To: ALL EMPLOYEES
Subject: Virus Alert: W/32.EXAMPLE.A (avoid EXAMPLE.ZIP attachments)
Some of our professionals have found copies of W/32.EXAMPLE.A in their email accounts. We have protection from AV-VENDOR in place to now block this rapidly spreading virus.
Please report all suspicious email attachments to our Help Desk. The attachment to avoid is EXAMPLE.ZIP. If you have accidently selected this, please contact our Help Desk at 999-HELP so we can check your system
MORE INFORMATION CAN BE FOUND HERE:
PLEASE PROTECT YOUR COMPANY AND HOME PC THRU BEST PRACTICES:
ChoicePoint maintains and sells background files on virtually every adult American. They extract this information from millions of public and private records. Choicepoint.com issued a detailed press release at their website regarding the identity theft impacting 144,778 citizens across the United States.
The press release contains a table showing the number of citizens impacted in each state. In addition to notifying everyone, they have setup a special toll-free support number. They will be purchasing tri-bureau credit reports and a one year subsciption to the monitoring service. Finally, they are asking the industry for more assistance on detecting and prosecuting Identity Theft.
What we know about the crime
What we are doing to inform and protect Consumers
What we are doing to minimize the likelihood of future occurrences
This new risk is not widespread, but represents a new method of attack based on a security exposure Microsoft patched during January 2005. This illustrates the importance of installing security patches as soon as they are available.
Trojan.Anicmoo.B is a downloader Trojan that exploits the Windows User32.DLL ANI File Header Handling Stack-Based Buffer Overflow Vulnerability (as described in the Microsoft Security Bulletin MS05-002). The Trojan exists as a malformed animated cursor (.ani). The Trojan downloads a copy of SecurityRisk.Downldr.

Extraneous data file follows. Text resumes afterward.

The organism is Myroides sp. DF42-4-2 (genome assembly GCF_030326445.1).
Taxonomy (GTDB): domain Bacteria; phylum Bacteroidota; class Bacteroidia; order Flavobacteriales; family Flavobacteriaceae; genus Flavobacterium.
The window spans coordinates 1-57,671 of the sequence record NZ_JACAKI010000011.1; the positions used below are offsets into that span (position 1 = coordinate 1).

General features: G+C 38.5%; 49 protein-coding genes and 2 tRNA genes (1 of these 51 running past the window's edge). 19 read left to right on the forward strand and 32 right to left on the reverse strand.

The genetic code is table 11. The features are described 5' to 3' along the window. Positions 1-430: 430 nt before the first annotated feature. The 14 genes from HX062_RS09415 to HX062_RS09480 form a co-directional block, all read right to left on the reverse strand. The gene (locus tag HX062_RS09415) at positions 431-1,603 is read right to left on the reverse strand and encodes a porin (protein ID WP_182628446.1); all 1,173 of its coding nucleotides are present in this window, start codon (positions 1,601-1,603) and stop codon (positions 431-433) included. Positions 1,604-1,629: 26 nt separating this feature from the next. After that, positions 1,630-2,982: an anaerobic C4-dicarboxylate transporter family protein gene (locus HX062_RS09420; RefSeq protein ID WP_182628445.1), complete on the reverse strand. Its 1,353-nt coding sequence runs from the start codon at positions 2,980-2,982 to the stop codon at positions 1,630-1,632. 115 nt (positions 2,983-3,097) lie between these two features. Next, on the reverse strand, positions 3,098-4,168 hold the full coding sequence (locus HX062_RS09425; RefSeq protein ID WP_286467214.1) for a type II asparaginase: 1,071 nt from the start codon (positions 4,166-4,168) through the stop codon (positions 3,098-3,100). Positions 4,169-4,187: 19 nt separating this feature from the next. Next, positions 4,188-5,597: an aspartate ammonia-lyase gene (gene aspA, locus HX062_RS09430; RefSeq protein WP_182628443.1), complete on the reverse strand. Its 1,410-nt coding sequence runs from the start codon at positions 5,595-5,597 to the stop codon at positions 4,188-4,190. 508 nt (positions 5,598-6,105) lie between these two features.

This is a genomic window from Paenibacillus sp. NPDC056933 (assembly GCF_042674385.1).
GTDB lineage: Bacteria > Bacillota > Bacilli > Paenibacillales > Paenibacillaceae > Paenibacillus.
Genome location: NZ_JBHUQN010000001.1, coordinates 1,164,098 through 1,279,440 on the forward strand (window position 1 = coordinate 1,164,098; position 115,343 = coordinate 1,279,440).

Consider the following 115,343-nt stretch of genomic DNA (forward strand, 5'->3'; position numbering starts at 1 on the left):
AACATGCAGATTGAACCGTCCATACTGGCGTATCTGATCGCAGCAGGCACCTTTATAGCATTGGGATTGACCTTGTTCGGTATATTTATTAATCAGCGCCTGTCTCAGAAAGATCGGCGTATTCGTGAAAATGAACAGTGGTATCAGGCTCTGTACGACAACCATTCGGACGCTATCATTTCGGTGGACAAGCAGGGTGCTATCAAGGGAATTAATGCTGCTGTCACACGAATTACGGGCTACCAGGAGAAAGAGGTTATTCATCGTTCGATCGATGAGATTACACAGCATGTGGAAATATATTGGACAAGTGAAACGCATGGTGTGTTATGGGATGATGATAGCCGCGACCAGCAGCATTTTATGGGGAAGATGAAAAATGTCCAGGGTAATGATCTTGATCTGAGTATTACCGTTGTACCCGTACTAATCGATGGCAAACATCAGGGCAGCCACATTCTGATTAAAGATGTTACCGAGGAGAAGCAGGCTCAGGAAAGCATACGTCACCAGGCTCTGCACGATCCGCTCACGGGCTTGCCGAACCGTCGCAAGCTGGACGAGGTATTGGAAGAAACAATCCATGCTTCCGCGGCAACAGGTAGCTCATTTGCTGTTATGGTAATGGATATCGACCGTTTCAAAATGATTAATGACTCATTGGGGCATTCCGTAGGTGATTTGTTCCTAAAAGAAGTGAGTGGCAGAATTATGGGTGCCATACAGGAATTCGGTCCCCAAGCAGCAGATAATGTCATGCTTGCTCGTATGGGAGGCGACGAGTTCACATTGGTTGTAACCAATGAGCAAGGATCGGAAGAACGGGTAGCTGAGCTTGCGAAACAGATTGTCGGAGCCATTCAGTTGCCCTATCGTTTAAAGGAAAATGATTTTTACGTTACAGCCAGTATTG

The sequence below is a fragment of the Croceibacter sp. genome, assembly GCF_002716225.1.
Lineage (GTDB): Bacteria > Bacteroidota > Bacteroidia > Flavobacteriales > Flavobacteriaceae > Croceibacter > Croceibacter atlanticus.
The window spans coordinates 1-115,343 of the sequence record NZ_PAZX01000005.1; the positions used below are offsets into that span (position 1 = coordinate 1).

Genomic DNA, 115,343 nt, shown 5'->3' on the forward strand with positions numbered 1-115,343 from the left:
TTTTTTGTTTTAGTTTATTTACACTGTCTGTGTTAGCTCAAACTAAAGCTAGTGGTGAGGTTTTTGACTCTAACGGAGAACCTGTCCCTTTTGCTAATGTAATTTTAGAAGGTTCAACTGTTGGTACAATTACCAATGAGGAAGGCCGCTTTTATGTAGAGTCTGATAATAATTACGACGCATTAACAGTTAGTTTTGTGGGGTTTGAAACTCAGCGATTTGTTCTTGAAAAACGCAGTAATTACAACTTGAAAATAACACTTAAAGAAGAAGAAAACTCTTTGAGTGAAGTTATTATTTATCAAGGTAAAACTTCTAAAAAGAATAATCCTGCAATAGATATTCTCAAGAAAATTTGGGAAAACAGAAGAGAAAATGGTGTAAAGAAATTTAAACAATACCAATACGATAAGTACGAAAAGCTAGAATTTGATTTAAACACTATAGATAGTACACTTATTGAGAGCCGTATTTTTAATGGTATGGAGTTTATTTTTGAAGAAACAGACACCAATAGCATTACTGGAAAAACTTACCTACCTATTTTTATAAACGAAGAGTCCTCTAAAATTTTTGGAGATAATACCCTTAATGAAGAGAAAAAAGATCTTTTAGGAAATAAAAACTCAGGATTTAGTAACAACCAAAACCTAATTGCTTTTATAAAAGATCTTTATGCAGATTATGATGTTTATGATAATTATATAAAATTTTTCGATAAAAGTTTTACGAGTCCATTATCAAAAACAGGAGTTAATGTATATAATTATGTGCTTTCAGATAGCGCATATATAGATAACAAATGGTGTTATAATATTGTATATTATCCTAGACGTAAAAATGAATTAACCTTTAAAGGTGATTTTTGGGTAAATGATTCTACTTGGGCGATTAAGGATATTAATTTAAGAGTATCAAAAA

Once a malformed .ani file is viewed using Windows Explorer or Internet Explorer, Trojan.Anicmoo.B performs the following actions:
1. Downloads a file from a hostile domain.
2. Saves the downloaded file
3. Terminates its running process.
4. SecurityRisk.Downldr downloads the file update.txt
5. This file contains commands from a remote attacker to perform actions on the compromised computer.
6. Currently update.txt contains commands to download a Browser Helper Object file and register it as a service. The .dll is currently harmless, but it attempts to connect to the sweetbar.com domain without being detected on the compromised computer.
This new variant emerged overnight and has quickly been escalated to MEDIUM RISK by McAfee with an emergency release of virus definition files to detect and clean this new threat.
MyDoom.BE - Escalated to MEDIUM RISK by McAfee http://vil.nai.com/vil/content/v_131868.htm
This variant W32/Mydoom is similar to previous variants, it bears the following characteristics:
* mass-mailing worm constructing messages using its own SMTP engine
* harvests email addresses from the victim machine
* spoofs the From: address
* contains a peer to peer propagation routine
* downloads the BackDoor-CEB.F trojan
(spoofed From: header) Subject:
Message could not be delivered
Mail System Error - Returned Mail
Delivery reports about your e-mail
Returned mail: see transcript for details
Returned mail: Data format error ATTACHMENT: